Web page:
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Effects of high altitude and exercise on plasma erythropoietin in equids

Published online by Cambridge University Press:  05 July 2011

Kenneth H. McKeever*
Equine Science Center, Department of Animal Sciences, Rutgers – The State University of New Jersey, 84 Lipman Drive, New Brunswick, NJ08901-8525, USA
Steven J. Wickler
Department of Animal and Veterinary Sciences, California State Polytechnic University, Pomona, CA91768, USA
Timothy R. Smith
Department of Kinesiology, California State University, Fullerton, CA92832, USA
David C. Poole
Departments of Kinesiology, Anatomy and Physiology, Kansas State University, Manhattan, KS 66506, USA
*Corresponding author:
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To help resolve the mechanistic bases for haematological adaptations (~28% increase in red blood cell volume) of equids to high altitude (3800 m, barometric pressure Pb, 487 mm Hg) and exercise, plasma erythropoietin concentration ([EPO]) was measured at rest and following exercise in six, moderately fit equids (four Arabians, one Quarter Horse and one Shetland Pony; four females and two males; age 9.0 ± 4.5 years (mean ± SD)). [EPO] was measured on 2 days at 225 m (i.e. ~sea level; Pb, 743 mm Hg), over the course of a 10-day altitude exposure, and then again for 2 days after return to sea level. A standard track exercise test (submaximal, speed set-to-heart rate of 110 (trot), 150 (canter), 180 (gallop) bpm) was performed 2 days pre-high-altitude exposure and on three separate days at high altitude. In addition, a maximal incremental exercise test was performed on a high-speed motor-driven treadmill at sea level and 2 days following return to sea level from high altitude. Resting [EPO] increased from 28 ± 29 at sea level to 144 ± 46 mU ml− 1 (P < 0.05) on the first day at high altitude. By day 2 at high altitude, [EPO] had returned to baseline (31 ± 24 mU ml− 1, P>0.05 vs. pre-high altitude) and did not change over the remaining 8 days at high altitude nor over the 2 days after return to sea level. [EPO] was not significantly altered by acute exercise at sea level or at 3800 m. These results indicate that [EPO] increases rapidly (though transiently) in response to hypobaric hypoxia but not to acute exercise, and that exercise does not appear to potentiate the altitude response. Thus, if any [EPO]-derived haematological adaptations to high altitude are present, these appear to result from a transient ~4-fold elevation of [EPO] rather than any sustained increase in this signalling mechanism, at least in the equid.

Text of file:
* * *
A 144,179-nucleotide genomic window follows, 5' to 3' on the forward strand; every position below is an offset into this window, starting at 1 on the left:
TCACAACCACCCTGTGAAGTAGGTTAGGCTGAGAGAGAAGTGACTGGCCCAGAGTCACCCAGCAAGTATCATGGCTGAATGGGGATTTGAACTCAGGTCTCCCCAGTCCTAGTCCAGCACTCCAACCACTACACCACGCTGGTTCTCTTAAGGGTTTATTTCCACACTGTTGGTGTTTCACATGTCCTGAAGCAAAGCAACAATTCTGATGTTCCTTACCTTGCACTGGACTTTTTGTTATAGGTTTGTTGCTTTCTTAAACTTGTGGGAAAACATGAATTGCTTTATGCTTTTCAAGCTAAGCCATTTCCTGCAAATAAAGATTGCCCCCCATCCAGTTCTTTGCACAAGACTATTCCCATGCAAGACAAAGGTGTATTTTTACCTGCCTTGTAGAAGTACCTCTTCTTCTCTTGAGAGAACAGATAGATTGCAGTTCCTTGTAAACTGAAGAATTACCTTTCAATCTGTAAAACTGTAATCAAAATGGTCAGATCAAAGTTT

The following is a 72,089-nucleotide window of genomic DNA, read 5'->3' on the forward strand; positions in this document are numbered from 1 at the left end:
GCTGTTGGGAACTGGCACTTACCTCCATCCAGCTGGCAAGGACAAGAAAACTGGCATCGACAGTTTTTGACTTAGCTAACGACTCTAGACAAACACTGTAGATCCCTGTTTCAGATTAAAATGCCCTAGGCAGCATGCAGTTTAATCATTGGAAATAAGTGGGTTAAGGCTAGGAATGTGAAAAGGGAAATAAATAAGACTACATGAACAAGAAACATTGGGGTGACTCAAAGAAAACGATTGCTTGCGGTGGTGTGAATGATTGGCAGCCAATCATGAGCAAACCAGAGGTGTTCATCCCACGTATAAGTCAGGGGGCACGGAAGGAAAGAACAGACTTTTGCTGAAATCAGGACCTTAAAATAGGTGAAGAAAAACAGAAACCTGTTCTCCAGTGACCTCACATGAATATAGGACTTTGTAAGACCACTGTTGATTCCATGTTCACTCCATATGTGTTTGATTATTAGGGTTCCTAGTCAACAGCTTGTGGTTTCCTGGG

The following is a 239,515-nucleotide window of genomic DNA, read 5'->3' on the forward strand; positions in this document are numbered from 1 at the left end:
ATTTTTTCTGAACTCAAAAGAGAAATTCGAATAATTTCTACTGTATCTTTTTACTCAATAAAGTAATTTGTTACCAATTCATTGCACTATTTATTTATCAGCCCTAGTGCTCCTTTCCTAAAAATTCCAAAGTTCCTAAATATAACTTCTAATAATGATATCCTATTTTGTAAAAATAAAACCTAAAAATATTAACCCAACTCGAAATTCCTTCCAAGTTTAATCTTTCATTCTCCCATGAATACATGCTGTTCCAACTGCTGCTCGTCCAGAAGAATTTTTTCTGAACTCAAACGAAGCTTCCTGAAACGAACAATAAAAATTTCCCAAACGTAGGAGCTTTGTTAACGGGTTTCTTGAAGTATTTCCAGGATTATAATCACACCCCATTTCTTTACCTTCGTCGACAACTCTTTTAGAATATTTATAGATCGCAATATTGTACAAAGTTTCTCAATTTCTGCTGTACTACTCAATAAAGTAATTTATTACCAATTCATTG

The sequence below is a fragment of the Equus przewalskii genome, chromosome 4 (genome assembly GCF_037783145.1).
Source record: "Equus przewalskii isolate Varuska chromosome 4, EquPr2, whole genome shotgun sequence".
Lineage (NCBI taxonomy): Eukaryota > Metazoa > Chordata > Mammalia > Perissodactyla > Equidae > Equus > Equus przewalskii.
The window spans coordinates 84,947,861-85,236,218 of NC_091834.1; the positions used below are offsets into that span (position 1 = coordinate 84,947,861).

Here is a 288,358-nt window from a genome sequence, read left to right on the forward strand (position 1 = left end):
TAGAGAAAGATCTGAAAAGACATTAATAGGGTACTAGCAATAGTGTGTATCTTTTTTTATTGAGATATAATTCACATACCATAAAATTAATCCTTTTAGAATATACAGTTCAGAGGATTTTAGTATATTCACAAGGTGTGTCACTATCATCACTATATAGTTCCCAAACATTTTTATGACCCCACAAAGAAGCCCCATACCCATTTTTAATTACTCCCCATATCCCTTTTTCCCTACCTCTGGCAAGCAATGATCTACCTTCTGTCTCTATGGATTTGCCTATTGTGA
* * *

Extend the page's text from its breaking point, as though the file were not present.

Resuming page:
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Copyright © Cambridge University Press 2011

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